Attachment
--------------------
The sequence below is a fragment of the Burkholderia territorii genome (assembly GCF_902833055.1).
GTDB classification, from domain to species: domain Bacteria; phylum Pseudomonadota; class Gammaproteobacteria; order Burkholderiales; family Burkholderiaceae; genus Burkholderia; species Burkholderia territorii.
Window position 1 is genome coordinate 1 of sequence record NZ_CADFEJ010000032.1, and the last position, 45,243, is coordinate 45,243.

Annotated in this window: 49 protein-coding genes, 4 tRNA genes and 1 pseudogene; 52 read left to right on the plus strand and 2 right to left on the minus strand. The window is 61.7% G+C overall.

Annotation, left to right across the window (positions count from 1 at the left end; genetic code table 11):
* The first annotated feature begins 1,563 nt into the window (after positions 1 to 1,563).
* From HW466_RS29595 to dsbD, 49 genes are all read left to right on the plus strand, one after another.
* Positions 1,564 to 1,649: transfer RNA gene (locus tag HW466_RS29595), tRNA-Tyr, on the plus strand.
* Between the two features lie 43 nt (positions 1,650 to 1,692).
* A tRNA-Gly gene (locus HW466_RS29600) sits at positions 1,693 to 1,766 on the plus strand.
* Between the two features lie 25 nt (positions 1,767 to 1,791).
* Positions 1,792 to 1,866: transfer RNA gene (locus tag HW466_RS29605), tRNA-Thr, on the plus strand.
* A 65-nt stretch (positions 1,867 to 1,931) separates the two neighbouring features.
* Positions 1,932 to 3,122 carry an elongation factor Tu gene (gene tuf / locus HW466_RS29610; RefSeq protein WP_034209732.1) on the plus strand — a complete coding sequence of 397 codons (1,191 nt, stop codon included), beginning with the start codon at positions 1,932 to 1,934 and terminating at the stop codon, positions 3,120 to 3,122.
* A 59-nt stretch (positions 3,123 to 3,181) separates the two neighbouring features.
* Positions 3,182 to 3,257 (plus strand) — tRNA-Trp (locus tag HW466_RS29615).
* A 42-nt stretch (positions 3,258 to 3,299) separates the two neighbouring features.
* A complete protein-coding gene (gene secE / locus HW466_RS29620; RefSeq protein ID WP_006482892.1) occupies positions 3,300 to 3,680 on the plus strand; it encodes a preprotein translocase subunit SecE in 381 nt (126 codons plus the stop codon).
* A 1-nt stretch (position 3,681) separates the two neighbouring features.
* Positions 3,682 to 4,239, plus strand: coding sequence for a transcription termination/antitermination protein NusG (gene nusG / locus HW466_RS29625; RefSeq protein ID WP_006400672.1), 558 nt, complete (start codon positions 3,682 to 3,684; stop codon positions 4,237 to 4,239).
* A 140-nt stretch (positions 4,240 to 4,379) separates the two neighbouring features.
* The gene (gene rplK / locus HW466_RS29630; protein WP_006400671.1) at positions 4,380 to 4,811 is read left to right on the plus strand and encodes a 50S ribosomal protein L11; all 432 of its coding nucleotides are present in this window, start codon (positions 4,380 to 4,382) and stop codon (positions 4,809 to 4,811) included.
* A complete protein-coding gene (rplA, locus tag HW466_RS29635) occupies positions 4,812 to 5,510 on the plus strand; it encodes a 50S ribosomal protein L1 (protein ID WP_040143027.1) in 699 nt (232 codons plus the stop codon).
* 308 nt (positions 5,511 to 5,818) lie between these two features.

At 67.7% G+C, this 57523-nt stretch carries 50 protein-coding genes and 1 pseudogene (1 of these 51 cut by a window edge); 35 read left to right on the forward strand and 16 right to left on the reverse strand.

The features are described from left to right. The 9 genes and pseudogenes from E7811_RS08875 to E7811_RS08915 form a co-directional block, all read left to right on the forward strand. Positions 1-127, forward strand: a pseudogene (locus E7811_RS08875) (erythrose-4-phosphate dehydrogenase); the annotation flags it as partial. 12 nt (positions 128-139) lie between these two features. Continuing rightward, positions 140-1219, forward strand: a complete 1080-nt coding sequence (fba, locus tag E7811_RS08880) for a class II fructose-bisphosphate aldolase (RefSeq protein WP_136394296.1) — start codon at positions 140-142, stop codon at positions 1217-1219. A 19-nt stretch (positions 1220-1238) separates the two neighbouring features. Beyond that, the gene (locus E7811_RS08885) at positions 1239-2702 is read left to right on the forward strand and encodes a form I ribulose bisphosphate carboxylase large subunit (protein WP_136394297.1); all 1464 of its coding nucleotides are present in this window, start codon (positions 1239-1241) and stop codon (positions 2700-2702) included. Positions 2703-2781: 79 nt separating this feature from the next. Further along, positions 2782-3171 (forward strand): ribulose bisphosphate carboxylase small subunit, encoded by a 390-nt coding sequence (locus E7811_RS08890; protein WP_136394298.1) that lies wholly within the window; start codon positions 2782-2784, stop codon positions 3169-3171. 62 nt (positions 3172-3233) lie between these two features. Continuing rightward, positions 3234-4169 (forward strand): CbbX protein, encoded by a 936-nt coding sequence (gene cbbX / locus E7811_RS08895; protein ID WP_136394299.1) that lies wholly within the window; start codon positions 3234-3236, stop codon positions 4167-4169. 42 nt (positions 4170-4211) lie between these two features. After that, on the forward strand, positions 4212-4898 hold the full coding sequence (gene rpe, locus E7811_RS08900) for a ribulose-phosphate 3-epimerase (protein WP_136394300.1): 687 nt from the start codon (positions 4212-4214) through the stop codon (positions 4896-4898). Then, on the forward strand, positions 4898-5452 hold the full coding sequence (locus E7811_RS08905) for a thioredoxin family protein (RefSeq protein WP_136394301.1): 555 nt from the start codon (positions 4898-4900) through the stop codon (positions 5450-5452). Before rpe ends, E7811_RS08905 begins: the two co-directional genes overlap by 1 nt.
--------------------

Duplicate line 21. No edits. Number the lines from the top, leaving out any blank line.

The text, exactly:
* A 140-nt stretch (positions 4,240 to 4,379) separates the two neighbouring features.